Black vulture project aims to double number of critically endangered birds

Black vulture project aims to double number of critically endangered birds

“LIFE Aegypius return” represents investment of €3.7 million

The ambitious “LIFE Aegypius return project – expansion of the black vulture population” aims to double the number of pairs of this critically-endangered species in the next five years with an investment of €3.7 million for the next five years.

The project is being presented today in Freixo de Espada à Cinta, Bragança district, in the presence of nine supporting entities: Vulture Conservation Foundation, Palombar, Herdade da Contenda, Portuguese Society for Bird Study, League for Nature Protection, Transhumance and Nature Association, Naturaleza y Hombre Foundation, GNR and National Association of Rural Landowners, Cinegetic Management and Biodiversity. 

Vulture Conservation Foundation director José Tavares explains: “Currently, there are 40 pairs of black vultures in the border area (from the International Douro to the Alentejo)

The main goal is to have 80 pairs and increase the number of colonies in the five years of funding.

This initiative is the result of a consortium that brings together Portugal and Spain and dozens of other partners.

“We will work to preserve the existing vulture colony in Portugal and increase this number during the project, and at the same time promote the settlement of the species in other places where it does not breed, with the possibility of this happening in several inland border locations,” stressed José Tavares.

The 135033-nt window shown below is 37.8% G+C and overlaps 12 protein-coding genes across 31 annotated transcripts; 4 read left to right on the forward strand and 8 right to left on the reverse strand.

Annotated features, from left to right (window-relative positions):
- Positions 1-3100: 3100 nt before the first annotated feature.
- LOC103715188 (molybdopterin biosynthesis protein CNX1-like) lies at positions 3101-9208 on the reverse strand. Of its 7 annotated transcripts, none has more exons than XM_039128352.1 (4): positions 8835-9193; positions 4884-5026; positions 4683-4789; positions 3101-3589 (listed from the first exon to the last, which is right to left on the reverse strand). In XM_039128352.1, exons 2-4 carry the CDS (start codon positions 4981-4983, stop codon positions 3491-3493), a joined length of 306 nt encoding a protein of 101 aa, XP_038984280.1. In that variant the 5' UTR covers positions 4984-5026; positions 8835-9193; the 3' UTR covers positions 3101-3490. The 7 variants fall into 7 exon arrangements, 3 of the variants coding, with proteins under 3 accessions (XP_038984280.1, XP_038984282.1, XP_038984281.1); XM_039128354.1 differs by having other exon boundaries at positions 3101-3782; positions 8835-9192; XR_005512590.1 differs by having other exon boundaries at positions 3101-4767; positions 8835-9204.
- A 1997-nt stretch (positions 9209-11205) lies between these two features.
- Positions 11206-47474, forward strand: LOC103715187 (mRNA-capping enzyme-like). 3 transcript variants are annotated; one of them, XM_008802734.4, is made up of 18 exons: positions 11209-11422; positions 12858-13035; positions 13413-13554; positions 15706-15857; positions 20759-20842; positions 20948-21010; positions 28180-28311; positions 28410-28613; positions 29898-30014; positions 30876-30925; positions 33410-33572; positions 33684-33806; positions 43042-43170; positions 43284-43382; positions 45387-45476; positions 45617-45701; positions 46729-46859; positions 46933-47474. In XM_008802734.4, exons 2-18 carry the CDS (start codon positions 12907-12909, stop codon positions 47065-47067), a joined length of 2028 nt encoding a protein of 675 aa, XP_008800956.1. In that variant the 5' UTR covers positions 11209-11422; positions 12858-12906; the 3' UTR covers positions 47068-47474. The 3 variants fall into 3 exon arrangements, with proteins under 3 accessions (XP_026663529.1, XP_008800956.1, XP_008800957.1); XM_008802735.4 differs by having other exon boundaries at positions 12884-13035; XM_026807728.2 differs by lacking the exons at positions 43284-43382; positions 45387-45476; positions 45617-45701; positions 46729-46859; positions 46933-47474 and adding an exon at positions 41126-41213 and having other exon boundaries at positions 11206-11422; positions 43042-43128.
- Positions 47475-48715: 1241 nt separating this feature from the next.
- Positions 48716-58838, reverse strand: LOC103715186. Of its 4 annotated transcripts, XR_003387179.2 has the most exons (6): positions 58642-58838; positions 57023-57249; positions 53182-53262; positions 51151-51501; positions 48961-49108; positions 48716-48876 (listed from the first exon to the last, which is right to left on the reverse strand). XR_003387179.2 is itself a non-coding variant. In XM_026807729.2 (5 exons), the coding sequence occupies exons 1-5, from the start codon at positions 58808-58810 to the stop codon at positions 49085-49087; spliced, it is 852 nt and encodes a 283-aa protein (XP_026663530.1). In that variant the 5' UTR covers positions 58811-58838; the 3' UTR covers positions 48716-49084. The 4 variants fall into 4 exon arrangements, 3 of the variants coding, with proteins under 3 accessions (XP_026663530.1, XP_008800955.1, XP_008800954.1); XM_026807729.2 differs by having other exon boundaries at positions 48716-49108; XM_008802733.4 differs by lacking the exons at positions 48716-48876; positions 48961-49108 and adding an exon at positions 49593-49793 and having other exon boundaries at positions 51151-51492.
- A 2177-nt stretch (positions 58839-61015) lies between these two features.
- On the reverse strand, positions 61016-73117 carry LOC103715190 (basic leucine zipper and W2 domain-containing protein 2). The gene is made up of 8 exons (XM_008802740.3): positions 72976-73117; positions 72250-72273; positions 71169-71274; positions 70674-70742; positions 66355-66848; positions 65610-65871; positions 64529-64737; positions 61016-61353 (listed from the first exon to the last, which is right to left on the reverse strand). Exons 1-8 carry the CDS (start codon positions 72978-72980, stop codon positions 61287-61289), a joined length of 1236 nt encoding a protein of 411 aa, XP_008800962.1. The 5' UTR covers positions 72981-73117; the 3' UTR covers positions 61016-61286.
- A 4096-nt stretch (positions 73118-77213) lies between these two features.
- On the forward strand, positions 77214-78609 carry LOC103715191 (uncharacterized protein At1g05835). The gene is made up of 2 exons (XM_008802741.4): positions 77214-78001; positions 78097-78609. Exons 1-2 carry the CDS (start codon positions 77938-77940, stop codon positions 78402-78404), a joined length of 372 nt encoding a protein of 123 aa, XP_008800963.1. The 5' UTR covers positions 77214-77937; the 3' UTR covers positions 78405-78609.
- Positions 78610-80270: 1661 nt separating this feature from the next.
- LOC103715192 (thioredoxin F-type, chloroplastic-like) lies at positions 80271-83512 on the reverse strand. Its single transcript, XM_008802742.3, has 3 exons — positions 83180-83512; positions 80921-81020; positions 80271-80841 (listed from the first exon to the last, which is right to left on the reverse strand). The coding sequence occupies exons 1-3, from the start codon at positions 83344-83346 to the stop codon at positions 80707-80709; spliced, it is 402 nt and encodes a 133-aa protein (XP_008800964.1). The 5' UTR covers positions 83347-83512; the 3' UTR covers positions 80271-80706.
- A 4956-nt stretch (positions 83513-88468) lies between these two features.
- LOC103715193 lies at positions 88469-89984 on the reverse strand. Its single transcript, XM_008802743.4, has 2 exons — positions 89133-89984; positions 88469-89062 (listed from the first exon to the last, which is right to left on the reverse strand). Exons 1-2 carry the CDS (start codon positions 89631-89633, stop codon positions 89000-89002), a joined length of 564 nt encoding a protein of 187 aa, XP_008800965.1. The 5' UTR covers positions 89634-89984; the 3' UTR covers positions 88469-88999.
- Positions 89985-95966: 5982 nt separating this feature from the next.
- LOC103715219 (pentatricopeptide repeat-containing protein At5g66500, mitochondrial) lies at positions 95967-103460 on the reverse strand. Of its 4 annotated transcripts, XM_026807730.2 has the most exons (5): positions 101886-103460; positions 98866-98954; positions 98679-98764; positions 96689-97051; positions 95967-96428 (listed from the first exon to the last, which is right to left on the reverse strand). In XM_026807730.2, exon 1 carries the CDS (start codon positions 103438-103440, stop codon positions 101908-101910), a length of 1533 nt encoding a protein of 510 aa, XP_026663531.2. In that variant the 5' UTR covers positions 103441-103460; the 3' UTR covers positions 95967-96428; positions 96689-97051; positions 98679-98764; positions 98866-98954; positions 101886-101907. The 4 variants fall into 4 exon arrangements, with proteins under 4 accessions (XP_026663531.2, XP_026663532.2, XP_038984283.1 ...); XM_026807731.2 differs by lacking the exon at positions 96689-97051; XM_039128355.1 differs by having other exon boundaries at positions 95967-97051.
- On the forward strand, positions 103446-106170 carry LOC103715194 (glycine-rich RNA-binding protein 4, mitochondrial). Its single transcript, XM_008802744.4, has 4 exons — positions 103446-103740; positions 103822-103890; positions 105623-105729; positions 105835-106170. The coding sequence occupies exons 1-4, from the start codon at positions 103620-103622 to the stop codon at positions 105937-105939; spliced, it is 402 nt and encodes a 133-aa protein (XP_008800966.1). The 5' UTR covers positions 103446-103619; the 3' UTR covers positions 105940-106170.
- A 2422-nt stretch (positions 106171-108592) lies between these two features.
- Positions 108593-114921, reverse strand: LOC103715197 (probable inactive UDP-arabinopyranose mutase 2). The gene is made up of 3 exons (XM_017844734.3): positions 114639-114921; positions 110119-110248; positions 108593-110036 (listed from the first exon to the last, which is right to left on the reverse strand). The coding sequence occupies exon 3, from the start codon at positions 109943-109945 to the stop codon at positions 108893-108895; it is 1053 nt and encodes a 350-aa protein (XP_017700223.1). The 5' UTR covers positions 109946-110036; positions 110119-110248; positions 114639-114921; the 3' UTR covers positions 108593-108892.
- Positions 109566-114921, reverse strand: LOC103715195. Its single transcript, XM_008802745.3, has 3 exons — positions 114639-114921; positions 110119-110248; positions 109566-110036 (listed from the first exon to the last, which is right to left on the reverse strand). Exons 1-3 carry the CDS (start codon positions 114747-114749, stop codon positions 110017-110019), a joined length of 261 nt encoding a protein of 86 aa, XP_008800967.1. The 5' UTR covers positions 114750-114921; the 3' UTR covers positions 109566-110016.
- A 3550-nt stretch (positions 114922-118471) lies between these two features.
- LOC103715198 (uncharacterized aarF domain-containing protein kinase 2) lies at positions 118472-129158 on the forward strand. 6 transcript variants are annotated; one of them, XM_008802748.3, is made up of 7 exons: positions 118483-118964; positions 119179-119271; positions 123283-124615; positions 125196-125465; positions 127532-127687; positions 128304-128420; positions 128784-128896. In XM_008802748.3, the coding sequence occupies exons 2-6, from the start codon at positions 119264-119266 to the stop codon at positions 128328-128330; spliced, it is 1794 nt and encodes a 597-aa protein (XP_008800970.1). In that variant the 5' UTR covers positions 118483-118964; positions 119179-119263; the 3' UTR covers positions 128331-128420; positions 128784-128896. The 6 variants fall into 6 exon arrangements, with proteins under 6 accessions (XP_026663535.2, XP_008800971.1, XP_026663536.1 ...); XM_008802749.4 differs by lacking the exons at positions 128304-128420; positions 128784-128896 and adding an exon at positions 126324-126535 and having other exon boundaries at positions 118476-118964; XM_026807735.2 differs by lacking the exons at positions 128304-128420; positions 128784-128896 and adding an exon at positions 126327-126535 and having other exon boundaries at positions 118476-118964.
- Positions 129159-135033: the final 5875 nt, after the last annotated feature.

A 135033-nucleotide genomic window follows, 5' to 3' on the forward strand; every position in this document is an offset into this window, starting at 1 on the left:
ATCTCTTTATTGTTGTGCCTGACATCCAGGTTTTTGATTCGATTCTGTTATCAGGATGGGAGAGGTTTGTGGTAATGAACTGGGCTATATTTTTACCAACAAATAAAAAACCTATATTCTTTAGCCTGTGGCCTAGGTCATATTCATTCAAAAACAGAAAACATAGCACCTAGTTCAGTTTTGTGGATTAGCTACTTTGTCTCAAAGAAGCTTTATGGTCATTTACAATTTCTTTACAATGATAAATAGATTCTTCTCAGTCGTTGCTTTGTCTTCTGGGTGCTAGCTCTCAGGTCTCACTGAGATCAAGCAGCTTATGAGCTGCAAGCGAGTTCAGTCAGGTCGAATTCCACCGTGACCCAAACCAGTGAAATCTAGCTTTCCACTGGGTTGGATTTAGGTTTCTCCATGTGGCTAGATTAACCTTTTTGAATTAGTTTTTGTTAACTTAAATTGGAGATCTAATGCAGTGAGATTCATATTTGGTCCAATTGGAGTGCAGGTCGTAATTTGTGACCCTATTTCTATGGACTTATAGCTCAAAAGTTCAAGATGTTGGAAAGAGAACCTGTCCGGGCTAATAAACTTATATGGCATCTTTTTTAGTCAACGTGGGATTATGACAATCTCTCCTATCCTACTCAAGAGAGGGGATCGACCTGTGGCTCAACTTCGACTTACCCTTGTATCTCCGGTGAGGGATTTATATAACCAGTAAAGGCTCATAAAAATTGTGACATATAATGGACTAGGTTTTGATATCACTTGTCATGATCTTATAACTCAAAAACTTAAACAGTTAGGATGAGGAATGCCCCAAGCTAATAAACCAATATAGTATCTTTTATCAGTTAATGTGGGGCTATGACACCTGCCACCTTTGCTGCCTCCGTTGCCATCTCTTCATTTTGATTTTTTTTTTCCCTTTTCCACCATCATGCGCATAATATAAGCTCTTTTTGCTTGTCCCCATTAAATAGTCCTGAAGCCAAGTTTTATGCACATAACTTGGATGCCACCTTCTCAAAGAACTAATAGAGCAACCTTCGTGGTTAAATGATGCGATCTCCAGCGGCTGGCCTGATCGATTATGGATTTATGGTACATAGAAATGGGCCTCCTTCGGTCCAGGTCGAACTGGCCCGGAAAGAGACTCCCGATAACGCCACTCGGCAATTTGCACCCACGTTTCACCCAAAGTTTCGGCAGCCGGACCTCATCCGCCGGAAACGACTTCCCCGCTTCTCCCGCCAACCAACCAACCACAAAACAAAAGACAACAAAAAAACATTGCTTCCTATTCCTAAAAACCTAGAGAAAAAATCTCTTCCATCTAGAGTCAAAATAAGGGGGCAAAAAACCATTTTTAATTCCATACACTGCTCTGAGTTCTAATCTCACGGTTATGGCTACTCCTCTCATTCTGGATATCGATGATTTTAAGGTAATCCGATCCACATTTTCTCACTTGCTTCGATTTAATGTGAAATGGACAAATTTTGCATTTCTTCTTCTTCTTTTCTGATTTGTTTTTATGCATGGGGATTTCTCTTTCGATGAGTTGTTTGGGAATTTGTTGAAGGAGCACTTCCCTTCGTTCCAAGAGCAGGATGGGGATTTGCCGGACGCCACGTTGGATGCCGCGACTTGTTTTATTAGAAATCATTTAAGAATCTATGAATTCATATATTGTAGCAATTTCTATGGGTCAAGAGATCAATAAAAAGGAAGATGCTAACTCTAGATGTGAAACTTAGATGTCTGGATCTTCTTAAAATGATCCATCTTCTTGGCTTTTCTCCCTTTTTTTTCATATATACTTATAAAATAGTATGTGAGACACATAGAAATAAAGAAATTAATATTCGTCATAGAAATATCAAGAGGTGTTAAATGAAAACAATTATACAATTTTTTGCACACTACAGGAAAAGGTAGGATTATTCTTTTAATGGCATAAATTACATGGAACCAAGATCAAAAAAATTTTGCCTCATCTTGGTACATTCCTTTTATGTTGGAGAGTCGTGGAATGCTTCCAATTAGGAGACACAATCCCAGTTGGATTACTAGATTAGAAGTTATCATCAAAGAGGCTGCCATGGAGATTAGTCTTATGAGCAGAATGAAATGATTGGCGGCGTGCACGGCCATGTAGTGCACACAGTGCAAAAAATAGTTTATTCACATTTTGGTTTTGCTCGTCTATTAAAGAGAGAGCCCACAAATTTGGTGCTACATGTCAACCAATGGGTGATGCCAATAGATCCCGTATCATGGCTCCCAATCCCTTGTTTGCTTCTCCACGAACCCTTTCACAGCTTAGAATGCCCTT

According to Tavares, the work with Spanish neighbours is vital through an entity that is part of the Fundación Naturaleza y Hombre consortium.

“The black vulture (Latin name: Aegypius monachus) is one of the four European species of vulture, which became extinct as a nesting species in Portugal in the 1970s and 80s. In the last 20 years, we have seen a recovery of these scavenger birds in colonies very close to the border with Spain between the international Douro and the Alentejo.

“The main enemy of this species is the poisons used in farming and livestock-raising to decimate predators and/ or hunting activities that use lead ammunition, which also causes poisoning. To double the population of the black vulture, we need to work together to eradicate poisons“, he added.

In 2010 the black vulture returned to nest in Portugal, in the Tejo Internacional Natural Park. In 2012, the first nesting pair was recorded in the International Douro Natural Park and, in 2019, the second.

This species only has one chick per breeding season, which makes it even more vulnerable in terms of its reproductive success. 

This project is 75% financed by European funds and the remaining 25% by the Iberian consortium partners. 

Source: LUSA